unshare — run program with some namespaces unshared from parent
unshare [options] program
Unshares the indicated namespaces from the parent process
and then executes the specified
The namespaces can optionally be made persistent by bind
mounting /proc/pid/ns/type files to a filesystem
path and entered with nsenter(1) even after the
Once a persistent namespace is no longer needed, it can be
unpersisted with umount(8). See the
EXAMPLES section for more
The namespaces to be unshared are indicated via options. Unshareable namespaces are:
Mounting and unmounting filesystems will not affect
the rest of the system (
CLONE_NEWNS flag), except for
filesystems which are explicitly marked as shared (with
/proc/self/mountinfo or findmnt -o+PROPAGATION for
the shared flags).
util-linux version 2.27 automatically sets propagation
to private in a new
mount namespace to make sure that the new namespace is
really unshared. It's possible to disable this feature
Note that private is the kernel
Setting hostname or domainname will not affect the
rest of the system. (
The process will have an independent namespace for
System V message queues, semaphore sets and shared
memory segments. (
The process will have independent IPv4 and IPv6
stacks, IP routing tables, firewall rules, the
trees, sockets, etc. (
Children will have a distinct set of PID-to-process
mappings from their parent. (
The process will have a virtualized view of
new cgroup mounts will be rooted at the namespace
cgroup root. (
The process will have a distinct set of UIDs, GIDs
and capabilities. (
See clone(2) for the exact semantics of the flags.
Unshare the IPC namespace. If file is specified, then a persistent namespace is created by a bind mount.
Unshare the mount namespace. If file is specified, then a persistent namespace is created by a bind mount. Note that file has to be located on a filesystem with the propagation flag set to private. Use the command findmnt -o+PROPAGATION when not sure about the current setting. See also the examples below.
Unshare the network namespace. If file is specified, then a persistent namespace is created by a bind mount.
Unshare the PID namespace. If file is specified
then persistent namespace is created by a bind mount.
See also the
Unshare the UTS namespace. If file is specified, then a persistent namespace is created by a bind mount.
Unshare the user namespace. If file is specified, then a persistent namespace is created by a bind mount.
Unshare the cgroup namespace. If file is specified then persistent namespace is created by bind mount.
Fork the specified
program as a child
process of unshare rather than
running it directly. This is useful when creating a new
Just before running the program, mount the proc filesystem at mountpoint (default is /proc). This is useful when creating a new PID namespace. It also implies creating a new mount namespace since the /proc mount would otherwise mess up existing programs on the system. The new proc filesystem is explicitly mounted as private (with MS_PRIVATE|MS_REC).
Run the program only after the current effective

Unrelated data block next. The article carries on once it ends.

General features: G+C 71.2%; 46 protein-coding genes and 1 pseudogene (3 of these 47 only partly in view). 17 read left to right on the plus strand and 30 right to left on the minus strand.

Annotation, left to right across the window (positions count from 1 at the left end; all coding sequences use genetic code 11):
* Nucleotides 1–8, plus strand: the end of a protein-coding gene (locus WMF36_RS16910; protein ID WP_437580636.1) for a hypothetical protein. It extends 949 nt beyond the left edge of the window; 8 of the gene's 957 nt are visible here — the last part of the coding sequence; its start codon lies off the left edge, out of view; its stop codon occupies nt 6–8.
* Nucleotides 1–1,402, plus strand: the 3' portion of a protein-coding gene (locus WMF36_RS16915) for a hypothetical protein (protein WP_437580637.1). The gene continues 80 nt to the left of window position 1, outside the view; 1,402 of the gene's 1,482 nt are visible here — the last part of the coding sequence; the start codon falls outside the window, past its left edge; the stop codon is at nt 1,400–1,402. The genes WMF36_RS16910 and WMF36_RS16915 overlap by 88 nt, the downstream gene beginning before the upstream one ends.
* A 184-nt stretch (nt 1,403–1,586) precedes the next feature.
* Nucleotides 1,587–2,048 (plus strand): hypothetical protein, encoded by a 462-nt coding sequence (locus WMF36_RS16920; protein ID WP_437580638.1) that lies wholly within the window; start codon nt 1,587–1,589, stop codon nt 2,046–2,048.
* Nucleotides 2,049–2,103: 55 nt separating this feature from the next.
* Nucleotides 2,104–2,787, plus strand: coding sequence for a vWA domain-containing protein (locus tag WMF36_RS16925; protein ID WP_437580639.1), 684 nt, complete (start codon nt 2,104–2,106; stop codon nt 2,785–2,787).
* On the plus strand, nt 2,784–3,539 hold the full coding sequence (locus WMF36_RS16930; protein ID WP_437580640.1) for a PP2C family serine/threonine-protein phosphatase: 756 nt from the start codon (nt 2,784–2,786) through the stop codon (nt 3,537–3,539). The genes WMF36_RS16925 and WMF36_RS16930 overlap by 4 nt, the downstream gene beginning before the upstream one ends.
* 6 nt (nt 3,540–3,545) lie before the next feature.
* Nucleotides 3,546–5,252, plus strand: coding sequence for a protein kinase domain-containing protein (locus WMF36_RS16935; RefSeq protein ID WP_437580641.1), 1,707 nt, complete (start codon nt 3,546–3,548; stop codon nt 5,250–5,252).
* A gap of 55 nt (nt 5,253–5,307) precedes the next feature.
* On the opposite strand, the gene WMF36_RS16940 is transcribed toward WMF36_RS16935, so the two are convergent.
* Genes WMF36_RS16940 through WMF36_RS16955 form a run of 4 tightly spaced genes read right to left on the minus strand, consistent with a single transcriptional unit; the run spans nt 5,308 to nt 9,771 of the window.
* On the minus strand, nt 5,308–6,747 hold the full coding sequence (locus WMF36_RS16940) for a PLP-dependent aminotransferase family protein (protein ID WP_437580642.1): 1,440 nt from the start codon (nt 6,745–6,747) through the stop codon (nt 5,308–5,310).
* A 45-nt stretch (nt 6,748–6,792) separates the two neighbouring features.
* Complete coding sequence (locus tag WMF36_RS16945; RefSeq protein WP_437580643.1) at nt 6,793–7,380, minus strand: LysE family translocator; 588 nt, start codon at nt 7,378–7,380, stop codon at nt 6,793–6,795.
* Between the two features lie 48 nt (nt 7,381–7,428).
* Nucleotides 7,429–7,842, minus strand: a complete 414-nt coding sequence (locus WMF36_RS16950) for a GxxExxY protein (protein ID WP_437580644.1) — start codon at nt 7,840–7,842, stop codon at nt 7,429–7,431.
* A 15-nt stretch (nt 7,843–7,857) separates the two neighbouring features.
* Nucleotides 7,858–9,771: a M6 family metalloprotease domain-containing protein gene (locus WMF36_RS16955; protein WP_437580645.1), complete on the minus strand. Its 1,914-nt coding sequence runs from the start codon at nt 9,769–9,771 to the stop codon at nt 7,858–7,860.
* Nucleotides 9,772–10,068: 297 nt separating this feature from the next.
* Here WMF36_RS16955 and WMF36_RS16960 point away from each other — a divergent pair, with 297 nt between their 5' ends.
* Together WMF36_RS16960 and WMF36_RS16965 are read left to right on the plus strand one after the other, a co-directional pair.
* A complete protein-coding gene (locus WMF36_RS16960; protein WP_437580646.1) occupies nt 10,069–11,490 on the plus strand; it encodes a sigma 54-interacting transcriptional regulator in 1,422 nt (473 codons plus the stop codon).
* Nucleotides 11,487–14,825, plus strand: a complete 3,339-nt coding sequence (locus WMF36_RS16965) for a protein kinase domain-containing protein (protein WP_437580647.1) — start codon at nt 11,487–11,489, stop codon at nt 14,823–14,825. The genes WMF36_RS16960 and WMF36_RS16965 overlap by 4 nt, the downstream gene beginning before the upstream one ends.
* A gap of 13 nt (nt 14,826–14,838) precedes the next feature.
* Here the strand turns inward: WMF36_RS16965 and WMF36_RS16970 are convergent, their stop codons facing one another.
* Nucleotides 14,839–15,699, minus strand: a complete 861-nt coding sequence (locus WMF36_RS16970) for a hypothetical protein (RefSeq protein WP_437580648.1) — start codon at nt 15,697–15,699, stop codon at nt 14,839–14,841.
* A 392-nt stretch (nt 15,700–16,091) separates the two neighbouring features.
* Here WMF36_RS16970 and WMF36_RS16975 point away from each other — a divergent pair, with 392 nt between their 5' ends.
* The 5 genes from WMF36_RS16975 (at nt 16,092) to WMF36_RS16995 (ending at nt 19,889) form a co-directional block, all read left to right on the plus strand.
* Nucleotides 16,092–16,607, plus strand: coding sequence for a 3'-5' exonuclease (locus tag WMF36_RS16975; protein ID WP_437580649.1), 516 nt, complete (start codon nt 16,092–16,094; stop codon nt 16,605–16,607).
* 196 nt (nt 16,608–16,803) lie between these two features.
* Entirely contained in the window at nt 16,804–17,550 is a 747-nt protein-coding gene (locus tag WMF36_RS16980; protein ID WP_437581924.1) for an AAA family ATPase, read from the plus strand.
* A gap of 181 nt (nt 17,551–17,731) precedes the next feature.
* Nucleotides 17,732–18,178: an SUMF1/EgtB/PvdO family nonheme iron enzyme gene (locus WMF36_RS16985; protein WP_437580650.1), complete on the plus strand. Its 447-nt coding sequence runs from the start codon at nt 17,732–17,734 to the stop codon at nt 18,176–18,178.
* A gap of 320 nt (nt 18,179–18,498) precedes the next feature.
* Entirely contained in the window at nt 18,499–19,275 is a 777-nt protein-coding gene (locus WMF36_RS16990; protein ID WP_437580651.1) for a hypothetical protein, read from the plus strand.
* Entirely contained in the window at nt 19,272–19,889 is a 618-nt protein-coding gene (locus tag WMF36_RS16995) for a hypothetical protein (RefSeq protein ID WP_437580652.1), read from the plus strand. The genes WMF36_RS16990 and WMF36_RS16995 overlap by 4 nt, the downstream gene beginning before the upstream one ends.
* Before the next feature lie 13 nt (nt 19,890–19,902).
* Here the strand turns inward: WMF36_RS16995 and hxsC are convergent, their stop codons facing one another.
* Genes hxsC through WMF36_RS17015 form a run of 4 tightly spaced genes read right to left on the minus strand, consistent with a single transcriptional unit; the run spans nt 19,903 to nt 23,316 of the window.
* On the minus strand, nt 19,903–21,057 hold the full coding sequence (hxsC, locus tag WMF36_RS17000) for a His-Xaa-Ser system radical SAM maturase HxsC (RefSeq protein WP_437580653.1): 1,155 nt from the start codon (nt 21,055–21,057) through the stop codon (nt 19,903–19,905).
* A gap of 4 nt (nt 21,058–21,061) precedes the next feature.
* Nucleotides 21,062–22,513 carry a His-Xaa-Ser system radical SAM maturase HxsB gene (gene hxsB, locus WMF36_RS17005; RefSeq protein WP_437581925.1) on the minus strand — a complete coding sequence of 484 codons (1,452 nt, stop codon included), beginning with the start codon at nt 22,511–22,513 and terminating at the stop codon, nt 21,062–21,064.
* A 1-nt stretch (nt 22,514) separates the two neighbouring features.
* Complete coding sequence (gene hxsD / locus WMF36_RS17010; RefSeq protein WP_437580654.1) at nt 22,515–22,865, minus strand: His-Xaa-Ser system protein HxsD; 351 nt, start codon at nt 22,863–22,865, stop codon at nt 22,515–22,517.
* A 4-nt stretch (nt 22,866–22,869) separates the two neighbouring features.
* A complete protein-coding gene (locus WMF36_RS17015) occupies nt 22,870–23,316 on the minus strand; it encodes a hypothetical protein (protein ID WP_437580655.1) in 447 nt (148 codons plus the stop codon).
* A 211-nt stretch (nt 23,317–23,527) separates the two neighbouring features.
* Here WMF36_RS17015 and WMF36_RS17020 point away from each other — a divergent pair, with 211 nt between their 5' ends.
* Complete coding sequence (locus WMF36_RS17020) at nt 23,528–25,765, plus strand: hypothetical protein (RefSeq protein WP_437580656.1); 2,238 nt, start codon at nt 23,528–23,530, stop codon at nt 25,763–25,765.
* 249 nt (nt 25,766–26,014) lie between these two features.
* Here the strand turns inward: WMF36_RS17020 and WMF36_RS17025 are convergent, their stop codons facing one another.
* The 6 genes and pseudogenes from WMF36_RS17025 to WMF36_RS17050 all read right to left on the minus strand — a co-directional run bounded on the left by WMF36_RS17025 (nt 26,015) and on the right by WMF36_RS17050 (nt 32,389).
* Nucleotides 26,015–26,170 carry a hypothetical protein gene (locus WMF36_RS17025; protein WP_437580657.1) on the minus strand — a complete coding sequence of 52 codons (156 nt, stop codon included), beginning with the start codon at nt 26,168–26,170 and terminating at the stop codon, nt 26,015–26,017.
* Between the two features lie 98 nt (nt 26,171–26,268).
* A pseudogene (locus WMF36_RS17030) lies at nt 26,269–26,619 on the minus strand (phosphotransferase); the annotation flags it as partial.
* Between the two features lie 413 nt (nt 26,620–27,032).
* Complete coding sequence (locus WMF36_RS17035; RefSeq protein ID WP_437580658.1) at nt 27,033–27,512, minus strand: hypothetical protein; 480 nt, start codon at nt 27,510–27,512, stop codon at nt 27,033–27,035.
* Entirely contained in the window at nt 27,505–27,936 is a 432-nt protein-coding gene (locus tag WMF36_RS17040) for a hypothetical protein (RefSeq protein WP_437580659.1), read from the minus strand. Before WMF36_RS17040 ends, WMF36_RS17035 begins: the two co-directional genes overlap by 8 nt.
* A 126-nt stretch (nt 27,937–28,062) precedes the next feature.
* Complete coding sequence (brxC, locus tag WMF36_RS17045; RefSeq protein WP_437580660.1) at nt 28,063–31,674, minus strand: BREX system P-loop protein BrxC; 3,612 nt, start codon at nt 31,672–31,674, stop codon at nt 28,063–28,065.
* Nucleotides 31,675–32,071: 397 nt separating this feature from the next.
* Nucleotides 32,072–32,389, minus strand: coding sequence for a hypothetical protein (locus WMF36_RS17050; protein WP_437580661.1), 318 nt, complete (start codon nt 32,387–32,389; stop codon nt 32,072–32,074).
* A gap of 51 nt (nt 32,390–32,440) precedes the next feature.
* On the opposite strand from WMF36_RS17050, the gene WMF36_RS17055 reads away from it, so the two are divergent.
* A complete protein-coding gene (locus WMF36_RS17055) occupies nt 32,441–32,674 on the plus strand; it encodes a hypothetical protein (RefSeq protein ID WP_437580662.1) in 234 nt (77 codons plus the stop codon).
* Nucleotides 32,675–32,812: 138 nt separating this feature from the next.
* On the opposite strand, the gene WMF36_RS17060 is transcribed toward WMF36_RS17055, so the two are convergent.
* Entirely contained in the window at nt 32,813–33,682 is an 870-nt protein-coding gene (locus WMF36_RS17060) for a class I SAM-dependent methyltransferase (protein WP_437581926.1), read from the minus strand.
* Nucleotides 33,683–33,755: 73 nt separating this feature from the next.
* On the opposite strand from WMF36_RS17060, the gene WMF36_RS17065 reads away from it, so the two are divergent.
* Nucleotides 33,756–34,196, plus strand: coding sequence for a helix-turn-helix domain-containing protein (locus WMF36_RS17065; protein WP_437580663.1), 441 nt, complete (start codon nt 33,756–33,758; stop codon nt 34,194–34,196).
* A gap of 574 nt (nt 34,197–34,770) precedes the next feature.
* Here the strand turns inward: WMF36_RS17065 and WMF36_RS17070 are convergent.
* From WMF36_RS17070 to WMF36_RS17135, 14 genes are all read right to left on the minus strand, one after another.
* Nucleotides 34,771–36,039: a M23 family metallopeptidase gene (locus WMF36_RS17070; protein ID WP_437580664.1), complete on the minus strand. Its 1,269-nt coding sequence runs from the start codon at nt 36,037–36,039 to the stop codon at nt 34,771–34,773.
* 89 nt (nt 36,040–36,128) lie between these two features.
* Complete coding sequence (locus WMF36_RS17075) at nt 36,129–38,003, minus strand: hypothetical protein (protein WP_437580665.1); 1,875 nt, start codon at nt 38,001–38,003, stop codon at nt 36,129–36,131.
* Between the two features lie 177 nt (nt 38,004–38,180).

user and group IDs have been mapped to the superuser
UID and GID in the newly created user namespace. This
makes it possible to conveniently gain capabilities
needed to manage various aspects of the newly created
namespaces (such as configuring interfaces in the
network namespace or mounting filesystems in the mount
namespace) even when run unprivileged. As a mere
convenience feature, it does not support more
sophisticated use cases, such as mapping multiple
ranges of UIDs and GIDs. This option implies
Recursively set the mount propagation flag in the
new mount namespace. The default is to set the
propagation to private. It is
possible to disable this feature with the argument
unchanged. The option
is silently ignored when the mount namespace
Allow or deny the setgroups(2) syscall in a user namespace.
To be able to call setgroups(2), the
calling process must at least have CAP_SETGID. But
since Linux 3.19 a further restriction applies: the
kernel gives permission to call setgroups(2) only
after the GID map (
been set. The GID map is writable by root when
enabled (i.e. allow, the default),
and the GID map becomes writable by unprivileged
processes when setgroups(2) is
permanently disabled (with deny).
Display version information and exit.
Display help text and exit.
# unshare --fork --pid --mount-proc readlink /proc/self 1
Establish a PID namespace, ensure we're PID 1 in it against a newly mounted procfs instance.
$ unshare --map-root-user --user sh -c whoami root
Establish a user namespace as an unprivileged user with a root user within it.
# touch /root/uts-ns # unshare --uts=/root/uts-ns hostname FOO # nsenter --uts=/root/uts-ns hostname FOO # umount /root/uts-ns
Establish a persistent UTS namespace, and modify the hostname. The namespace is then entered with nsenter. The namespace is destroyed by unmounting the bind reference.
# mount --bind /root/namespaces /root/namespaces # mount --make-private /root/namespaces # touch /root/namespaces/mnt # unshare --mount=/root/namespaces/mnt
Establish a persistent mount namespace referenced by the bind mount /root/namespaces/mnt. This example shows a portable solution, because it makes sure that the bind mount is created on a shared filesystem.